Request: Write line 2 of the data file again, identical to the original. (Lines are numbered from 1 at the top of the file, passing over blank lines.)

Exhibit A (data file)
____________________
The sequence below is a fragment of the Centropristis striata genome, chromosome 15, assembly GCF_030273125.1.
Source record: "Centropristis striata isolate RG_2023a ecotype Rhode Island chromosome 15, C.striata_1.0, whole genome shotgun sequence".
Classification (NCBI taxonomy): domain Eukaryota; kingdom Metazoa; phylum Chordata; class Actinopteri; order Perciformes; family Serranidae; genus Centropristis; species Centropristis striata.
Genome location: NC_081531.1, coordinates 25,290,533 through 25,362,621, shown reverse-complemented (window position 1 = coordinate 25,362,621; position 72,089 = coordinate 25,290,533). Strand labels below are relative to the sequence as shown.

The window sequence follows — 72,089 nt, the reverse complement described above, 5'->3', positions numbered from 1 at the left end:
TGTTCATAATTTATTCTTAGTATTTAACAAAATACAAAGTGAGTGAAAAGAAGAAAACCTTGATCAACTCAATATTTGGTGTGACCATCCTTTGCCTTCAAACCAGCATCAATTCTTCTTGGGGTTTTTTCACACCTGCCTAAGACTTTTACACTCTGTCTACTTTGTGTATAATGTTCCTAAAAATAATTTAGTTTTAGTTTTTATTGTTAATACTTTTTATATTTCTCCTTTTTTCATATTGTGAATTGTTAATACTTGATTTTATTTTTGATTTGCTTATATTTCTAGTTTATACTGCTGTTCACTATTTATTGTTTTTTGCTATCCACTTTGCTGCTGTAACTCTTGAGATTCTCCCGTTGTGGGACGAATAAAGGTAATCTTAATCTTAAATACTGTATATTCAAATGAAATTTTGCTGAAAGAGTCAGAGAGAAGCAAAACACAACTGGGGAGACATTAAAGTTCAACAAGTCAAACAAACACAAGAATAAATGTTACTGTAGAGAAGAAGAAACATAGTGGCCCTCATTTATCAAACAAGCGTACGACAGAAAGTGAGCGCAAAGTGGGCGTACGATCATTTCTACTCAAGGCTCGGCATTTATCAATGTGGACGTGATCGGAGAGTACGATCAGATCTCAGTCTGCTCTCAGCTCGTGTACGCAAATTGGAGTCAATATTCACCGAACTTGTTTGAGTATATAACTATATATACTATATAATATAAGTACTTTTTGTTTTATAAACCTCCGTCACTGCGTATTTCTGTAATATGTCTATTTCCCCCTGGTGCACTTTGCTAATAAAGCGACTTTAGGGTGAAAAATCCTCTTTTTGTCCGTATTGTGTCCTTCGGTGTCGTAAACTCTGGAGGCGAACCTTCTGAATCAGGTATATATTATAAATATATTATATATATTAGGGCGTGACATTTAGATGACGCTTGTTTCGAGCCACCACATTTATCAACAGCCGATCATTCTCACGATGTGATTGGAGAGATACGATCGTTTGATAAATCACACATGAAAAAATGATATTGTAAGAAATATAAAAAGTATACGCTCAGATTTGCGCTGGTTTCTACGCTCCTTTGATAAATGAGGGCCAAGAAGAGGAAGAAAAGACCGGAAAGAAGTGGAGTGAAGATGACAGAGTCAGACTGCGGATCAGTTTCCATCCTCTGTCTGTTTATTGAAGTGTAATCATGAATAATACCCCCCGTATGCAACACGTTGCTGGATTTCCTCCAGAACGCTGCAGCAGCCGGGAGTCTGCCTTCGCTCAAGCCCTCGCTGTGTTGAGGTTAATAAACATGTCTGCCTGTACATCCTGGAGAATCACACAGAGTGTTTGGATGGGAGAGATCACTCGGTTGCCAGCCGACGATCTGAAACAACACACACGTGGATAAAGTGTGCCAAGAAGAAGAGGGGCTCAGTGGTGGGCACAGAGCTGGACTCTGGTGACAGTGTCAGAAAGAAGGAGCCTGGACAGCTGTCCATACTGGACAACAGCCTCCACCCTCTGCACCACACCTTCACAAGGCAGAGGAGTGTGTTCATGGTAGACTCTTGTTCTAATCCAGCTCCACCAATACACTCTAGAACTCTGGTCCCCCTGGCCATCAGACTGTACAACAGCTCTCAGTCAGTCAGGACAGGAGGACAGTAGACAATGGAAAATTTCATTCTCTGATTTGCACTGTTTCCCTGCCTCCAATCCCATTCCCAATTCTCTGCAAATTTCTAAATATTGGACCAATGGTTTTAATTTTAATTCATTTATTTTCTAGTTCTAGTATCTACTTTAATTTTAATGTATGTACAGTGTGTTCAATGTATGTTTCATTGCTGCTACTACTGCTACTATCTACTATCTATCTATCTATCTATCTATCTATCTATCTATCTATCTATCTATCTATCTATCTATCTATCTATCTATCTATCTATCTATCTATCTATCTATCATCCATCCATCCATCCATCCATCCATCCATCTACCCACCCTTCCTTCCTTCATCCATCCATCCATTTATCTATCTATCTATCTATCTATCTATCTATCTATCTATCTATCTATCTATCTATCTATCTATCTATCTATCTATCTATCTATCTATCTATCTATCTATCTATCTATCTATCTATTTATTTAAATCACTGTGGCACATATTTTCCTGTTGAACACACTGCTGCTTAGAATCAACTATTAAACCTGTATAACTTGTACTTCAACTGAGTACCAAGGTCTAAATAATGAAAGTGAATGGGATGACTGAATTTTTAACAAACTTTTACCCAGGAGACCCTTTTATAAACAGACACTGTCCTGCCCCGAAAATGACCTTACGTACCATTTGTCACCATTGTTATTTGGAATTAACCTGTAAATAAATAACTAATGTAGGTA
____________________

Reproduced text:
Source record: "Centropristis striata isolate RG_2023a ecotype Rhode Island chromosome 15, C.striata_1.0, whole genome shotgun sequence".